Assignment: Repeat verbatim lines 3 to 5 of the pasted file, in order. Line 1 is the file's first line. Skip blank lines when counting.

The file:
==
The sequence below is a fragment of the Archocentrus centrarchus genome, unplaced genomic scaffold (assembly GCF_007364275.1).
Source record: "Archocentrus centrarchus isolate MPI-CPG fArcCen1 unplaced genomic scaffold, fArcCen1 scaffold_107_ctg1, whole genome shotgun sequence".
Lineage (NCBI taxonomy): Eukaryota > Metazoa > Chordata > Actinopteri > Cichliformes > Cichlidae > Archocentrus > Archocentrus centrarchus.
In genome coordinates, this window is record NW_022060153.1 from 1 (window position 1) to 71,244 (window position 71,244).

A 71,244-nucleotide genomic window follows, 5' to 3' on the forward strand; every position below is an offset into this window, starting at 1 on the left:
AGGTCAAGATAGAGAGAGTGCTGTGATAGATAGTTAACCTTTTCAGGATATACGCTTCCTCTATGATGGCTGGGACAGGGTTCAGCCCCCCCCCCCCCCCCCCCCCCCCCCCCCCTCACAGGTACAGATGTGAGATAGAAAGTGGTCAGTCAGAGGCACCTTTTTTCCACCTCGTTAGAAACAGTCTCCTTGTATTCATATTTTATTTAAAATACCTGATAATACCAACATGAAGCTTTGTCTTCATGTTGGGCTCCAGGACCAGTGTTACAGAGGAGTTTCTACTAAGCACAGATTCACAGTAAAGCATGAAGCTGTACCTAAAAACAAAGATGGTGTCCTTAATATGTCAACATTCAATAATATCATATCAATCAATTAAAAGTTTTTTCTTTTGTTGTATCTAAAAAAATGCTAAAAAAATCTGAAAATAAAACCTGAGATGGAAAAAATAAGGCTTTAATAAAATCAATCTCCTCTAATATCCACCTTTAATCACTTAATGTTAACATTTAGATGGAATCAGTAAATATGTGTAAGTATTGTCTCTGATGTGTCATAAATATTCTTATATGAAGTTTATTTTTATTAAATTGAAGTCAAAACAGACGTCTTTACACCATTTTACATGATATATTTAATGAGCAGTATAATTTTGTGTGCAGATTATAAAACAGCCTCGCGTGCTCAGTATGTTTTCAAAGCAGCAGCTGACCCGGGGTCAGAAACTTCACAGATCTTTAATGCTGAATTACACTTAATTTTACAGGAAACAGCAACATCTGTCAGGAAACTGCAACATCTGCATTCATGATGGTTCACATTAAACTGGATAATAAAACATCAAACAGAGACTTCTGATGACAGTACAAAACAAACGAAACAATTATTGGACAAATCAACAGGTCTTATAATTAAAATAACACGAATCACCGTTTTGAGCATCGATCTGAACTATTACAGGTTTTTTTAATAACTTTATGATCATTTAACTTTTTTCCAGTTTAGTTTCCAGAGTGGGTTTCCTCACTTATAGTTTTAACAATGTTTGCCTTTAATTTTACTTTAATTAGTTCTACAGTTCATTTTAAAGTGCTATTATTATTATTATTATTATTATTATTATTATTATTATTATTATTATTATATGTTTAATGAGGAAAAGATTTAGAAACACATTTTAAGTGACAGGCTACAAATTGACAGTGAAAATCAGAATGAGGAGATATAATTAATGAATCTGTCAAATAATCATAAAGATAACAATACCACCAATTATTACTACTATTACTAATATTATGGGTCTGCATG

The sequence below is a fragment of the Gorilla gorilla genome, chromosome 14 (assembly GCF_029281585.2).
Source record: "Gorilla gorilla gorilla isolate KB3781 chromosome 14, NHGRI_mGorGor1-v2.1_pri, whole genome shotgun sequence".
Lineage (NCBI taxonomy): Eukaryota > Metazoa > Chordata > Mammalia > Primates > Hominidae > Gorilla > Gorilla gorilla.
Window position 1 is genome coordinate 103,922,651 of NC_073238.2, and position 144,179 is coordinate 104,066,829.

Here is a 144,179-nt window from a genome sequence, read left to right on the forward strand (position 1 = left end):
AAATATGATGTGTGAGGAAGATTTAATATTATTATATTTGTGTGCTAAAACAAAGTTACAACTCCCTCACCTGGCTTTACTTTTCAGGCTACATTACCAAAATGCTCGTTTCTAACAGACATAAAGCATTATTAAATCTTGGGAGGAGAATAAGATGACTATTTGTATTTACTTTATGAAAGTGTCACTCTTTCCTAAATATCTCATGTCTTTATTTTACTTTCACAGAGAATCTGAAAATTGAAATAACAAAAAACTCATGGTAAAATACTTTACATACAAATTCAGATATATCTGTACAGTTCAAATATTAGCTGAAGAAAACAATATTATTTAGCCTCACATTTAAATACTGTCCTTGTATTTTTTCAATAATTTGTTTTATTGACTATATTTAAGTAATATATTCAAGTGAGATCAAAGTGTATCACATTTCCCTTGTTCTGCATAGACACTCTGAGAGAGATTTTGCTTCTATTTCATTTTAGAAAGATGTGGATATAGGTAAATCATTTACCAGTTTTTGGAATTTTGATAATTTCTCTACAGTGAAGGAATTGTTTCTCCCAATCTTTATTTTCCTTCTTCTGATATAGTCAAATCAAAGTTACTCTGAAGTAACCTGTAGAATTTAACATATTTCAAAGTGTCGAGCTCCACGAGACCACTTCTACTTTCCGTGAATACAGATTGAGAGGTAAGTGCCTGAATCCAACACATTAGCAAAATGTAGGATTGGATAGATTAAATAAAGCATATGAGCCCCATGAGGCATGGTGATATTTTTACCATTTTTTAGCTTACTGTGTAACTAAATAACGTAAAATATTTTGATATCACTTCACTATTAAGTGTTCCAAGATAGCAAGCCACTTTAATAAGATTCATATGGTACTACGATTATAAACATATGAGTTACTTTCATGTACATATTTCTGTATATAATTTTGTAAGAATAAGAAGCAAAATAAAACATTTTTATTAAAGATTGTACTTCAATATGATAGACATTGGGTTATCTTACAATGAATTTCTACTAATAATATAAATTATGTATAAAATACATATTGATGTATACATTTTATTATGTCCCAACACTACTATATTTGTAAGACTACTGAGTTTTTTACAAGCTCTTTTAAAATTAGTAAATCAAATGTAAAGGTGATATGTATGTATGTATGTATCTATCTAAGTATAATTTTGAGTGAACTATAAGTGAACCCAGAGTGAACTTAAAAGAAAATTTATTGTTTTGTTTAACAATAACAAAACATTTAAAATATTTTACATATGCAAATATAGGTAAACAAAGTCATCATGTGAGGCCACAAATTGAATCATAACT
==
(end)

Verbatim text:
Lineage (NCBI taxonomy): Eukaryota > Metazoa > Chordata > Actinopteri > Cichliformes > Cichlidae > Archocentrus > Archocentrus centrarchus.
In genome coordinates, this window is record NW_022060153.1 from 1 (window position 1) to 71,244 (window position 71,244).

A 71,244-nucleotide genomic window follows, 5' to 3' on the forward strand; every position below is an offset into this window, starting at 1 on the left: